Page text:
Podcast: How I Prepared My Child for Successful Relationships

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Podcast: How I Prepared My Child for Successful Relationships

Imparting and living out values for lifelong marriage

By Focus on the Family Singapore | 18 February 2021

For every parent, as our kids grow up, we watch on with a mixture of anticipation, awe and sometimes, fear. What if they make the wrong choices? Are they making friends in school? Even possibly, who on earth is he/she dating?

In this episode of the ParentEd podcast, tune in as Aaron Ng chats with Percy Low, partnerships manager for FamChamps and mother of 3 young adults.

The transcript has been edited for clarity and brevity.


Aaron:
Since the person your child dates and ends up marrying will directly affect their lives, how do you help then to set up to be able to have healthy and successful relationships? Percy is joining us today to share more on her journey.

Percy:
Hello Aaron and hello to everyone who is tuning in. I am Percy, partnerships manager of FamChamps, a youth movement to raise any family champions and empowering youths to believe, live out and champion family.

Aaron:
Can you share a little bit about yourself? Like, how long have you been married and how many children do you have?

Percy:
I am married to Luke, and this year we celebrate our 25th anniversary! I have 3 girls, aged 18, 20 and 23. They're all in tertiary education.

Aaron:
Wow, congratulations on your milestone anniversary! We were chatting before the show and you were talking about how your daughters have different personalities. Even you and your husband have different personalities. How do you make family life work with so many differences?

Percy:
That's right, in my family of five, we all have different personalities. I'm the extrovert. I enjoy hanging out with people, meeting people and having conversations whereas my husband is more of an introvert. He enjoys quiet surroundings but he's always ready to lend a listening ear to those who need it.

In our family, we navigate these differences by doing intentional family bonding activities together. Allowing the girls with different personalities and different love languages to plan activities, to find something that will suit them, or something that will help them to enjoy family time together.

Aaron:
It seems like every person in the family is valued and there's a healthy relationship between parents and children, even among siblings. Research has shown that the strength of the family unit affects the child positively. It affects how they do life and how they even work out their future relationships.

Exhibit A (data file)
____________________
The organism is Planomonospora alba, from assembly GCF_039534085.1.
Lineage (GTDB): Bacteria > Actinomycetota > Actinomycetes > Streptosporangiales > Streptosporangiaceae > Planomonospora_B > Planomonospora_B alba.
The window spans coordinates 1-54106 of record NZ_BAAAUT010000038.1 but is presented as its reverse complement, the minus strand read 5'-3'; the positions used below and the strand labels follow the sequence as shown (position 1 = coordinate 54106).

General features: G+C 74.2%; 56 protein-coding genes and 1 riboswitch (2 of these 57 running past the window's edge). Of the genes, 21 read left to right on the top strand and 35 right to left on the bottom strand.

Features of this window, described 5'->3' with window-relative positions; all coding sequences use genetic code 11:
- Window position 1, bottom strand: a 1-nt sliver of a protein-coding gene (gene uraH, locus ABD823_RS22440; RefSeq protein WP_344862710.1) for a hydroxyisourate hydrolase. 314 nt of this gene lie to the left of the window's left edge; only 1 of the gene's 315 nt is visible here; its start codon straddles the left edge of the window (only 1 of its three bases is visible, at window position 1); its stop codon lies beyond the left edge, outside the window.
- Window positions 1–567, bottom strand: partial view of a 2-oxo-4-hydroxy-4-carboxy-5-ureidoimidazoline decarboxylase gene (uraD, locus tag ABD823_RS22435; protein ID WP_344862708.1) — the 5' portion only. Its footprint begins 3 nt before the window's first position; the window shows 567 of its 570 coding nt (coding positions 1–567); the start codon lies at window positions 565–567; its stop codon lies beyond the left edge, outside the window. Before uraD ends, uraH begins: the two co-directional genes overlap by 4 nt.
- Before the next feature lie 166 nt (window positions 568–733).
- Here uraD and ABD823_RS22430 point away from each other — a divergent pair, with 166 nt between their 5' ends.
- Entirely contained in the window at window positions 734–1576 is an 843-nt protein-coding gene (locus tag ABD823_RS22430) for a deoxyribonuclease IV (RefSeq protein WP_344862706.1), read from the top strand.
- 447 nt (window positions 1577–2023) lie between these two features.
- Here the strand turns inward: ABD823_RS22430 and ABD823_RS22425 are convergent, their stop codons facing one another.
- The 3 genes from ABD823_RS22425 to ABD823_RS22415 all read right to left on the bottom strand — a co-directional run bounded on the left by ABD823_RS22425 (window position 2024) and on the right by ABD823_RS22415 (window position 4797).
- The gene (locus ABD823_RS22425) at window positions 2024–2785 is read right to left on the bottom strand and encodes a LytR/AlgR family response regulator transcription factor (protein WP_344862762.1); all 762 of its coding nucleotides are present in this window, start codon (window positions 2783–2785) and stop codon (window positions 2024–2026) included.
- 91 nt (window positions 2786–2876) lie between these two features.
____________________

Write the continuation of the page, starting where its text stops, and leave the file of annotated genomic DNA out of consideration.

Percy, can you share more about how your husband and yourself are intentionally building relationships at home. Did your family of origin affect the way you parent?

Percy:
For me, my parents were divorced when I was young, so I didn't really experience how a family spends time together, or has regular meals. So when we started our own family, my husband and I discussed having family traditions, having family conversations together, and building positive memories – these are things that we want to inculcate in our daughters. So that's why we were very intentional when they were young.

We also have our regular dinners with my in-laws, grandparents, and make sure that the girls learn to speak their language. You know, to just express love. We also celebrate festivals together, putting up the Christmas tree, and spring cleaning during Chinese New Year.

Aaron:
Now that your girls are young adults, do you start talking to them about relationships, how they view dating or even the potential person to marry?

Percy:
We do have such conversations at home; in fact, we have lots of it. Sometimes, they’d say, "Mum, stop it, you're talking about it all the time."

But I tell them that marriage is very important, therefore that should be a topic that we should always talk about.

Such conversations actually began much younger when they were children. Of course, we have age-appropriate conversations like: What do you look for in a best friend? What would you like to do so that you can strengthen this friendship?